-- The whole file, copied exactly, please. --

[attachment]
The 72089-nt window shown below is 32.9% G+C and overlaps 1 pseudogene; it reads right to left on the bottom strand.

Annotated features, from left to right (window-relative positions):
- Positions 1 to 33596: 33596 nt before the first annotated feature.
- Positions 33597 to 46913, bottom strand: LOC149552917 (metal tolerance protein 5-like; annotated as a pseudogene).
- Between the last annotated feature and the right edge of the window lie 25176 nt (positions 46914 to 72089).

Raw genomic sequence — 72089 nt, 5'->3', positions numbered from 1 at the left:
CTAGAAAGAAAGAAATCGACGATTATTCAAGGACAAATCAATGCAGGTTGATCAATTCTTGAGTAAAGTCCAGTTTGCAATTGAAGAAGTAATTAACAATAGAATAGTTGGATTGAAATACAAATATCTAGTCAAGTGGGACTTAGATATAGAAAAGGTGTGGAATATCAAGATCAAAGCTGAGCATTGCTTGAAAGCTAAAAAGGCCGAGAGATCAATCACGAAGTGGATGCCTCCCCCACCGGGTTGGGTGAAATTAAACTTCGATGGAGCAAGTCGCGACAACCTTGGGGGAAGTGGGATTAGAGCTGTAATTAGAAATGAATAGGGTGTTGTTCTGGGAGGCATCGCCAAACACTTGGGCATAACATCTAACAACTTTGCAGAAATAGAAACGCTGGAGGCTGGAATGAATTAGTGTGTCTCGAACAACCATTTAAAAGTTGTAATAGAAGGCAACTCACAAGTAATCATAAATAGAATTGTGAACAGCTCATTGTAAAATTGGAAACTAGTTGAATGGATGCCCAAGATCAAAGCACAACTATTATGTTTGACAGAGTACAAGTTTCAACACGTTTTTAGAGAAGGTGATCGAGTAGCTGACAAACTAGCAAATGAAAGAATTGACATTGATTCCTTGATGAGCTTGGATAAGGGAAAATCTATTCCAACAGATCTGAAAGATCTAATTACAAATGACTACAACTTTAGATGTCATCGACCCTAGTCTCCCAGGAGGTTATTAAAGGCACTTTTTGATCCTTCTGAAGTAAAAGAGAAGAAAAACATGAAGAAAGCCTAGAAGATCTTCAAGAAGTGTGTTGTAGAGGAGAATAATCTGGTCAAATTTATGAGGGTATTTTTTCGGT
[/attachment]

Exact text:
The 72089-nt window shown below is 32.9% G+C and overlaps 1 pseudogene; it reads right to left on the bottom strand.

Annotated features, from left to right (window-relative positions):
- Positions 1 to 33596: 33596 nt before the first annotated feature.
- Positions 33597 to 46913, bottom strand: LOC149552917 (metal tolerance protein 5-like; annotated as a pseudogene).
- Between the last annotated feature and the right edge of the window lie 25176 nt (positions 46914 to 72089).

Raw genomic sequence — 72089 nt, 5'->3', positions numbered from 1 at the left:
CTAGAAAGAAAGAAATCGACGATTATTCAAGGACAAATCAATGCAGGTTGATCAATTCTTGAGTAAAGTCCAGTTTGCAATTGAAGAAGTAATTAACAATAGAATAGTTGGATTGAAATACAAATATCTAGTCAAGTGGGACTTAGATATAGAAAAGGTGTGGAATATCAAGATCAAAGCTGAGCATTGCTTGAAAGCTAAAAAGGCCGAGAGATCAATCACGAAGTGGATGCCTCCCCCACCGGGTTGGGTGAAATTAAACTTCGATGGAGCAAGTCGCGACAACCTTGGGGGAAGTGGGATTAGAGCTGTAATTAGAAATGAATAGGGTGTTGTTCTGGGAGGCATCGCCAAACACTTGGGCATAACATCTAACAACTTTGCAGAAATAGAAACGCTGGAGGCTGGAATGAATTAGTGTGTCTCGAACAACCATTTAAAAGTTGTAATAGAAGGCAACTCACAAGTAATCATAAATAGAATTGTGAACAGCTCATTGTAAAATTGGAAACTAGTTGAATGGATGCCCAAGATCAAAGCACAACTATTATGTTTGACAGAGTACAAGTTTCAACACGTTTTTAGAGAAGGTGATCGAGTAGCTGACAAACTAGCAAATGAAAGAATTGACATTGATTCCTTGATGAGCTTGGATAAGGGAAAATCTATTCCAACAGATCTGAAAGATCTAATTACAAATGACTACAACTTTAGATGTCATCGACCCTAGTCTCCCAGGAGGTTATTAAAGGCACTTTTTGATCCTTCTGAAGTAAAAGAGAAGAAAAACATGAAGAAAGCCTAGAAGATCTTCAAGAAGTGTGTTGTAGAGGAGAATAATCTGGTCAAATTTATGAGGGTATTTTTTCGGT